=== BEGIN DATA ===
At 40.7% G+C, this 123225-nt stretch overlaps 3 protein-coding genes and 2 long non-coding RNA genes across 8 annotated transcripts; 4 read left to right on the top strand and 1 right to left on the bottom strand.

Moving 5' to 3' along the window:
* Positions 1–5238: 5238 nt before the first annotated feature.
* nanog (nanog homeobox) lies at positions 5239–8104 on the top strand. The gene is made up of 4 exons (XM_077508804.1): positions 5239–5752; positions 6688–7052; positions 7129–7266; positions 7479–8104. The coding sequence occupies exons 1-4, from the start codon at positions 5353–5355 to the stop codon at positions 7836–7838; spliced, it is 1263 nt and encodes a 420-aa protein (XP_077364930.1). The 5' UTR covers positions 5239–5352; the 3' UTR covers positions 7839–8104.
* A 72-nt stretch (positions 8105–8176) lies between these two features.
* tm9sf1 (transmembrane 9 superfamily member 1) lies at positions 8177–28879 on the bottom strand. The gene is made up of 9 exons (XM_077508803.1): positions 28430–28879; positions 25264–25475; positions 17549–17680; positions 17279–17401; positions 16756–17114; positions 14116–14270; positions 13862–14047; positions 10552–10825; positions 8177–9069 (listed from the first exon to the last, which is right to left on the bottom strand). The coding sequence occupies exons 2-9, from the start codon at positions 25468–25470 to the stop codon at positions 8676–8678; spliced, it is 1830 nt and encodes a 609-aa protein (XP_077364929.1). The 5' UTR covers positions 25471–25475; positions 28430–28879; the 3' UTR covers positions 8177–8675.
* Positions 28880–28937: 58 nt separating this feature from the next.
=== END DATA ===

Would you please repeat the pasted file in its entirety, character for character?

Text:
At 40.7% G+C, this 123225-nt stretch overlaps 3 protein-coding genes and 2 long non-coding RNA genes across 8 annotated transcripts; 4 read left to right on the top strand and 1 right to left on the bottom strand.

Moving 5' to 3' along the window:
* Positions 1–5238: 5238 nt before the first annotated feature.
* nanog (nanog homeobox) lies at positions 5239–8104 on the top strand. The gene is made up of 4 exons (XM_077508804.1): positions 5239–5752; positions 6688–7052; positions 7129–7266; positions 7479–8104. The coding sequence occupies exons 1-4, from the start codon at positions 5353–5355 to the stop codon at positions 7836–7838; spliced, it is 1263 nt and encodes a 420-aa protein (XP_077364930.1). The 5' UTR covers positions 5239–5352; the 3' UTR covers positions 7839–8104.
* A 72-nt stretch (positions 8105–8176) lies between these two features.
* tm9sf1 (transmembrane 9 superfamily member 1) lies at positions 8177–28879 on the bottom strand. The gene is made up of 9 exons (XM_077508803.1): positions 28430–28879; positions 25264–25475; positions 17549–17680; positions 17279–17401; positions 16756–17114; positions 14116–14270; positions 13862–14047; positions 10552–10825; positions 8177–9069 (listed from the first exon to the last, which is right to left on the bottom strand). The coding sequence occupies exons 2-9, from the start codon at positions 25468–25470 to the stop codon at positions 8676–8678; spliced, it is 1830 nt and encodes a 609-aa protein (XP_077364929.1). The 5' UTR covers positions 25471–25475; positions 28430–28879; the 3' UTR covers positions 8177–8675.
* Positions 28880–28937: 58 nt separating this feature from the next.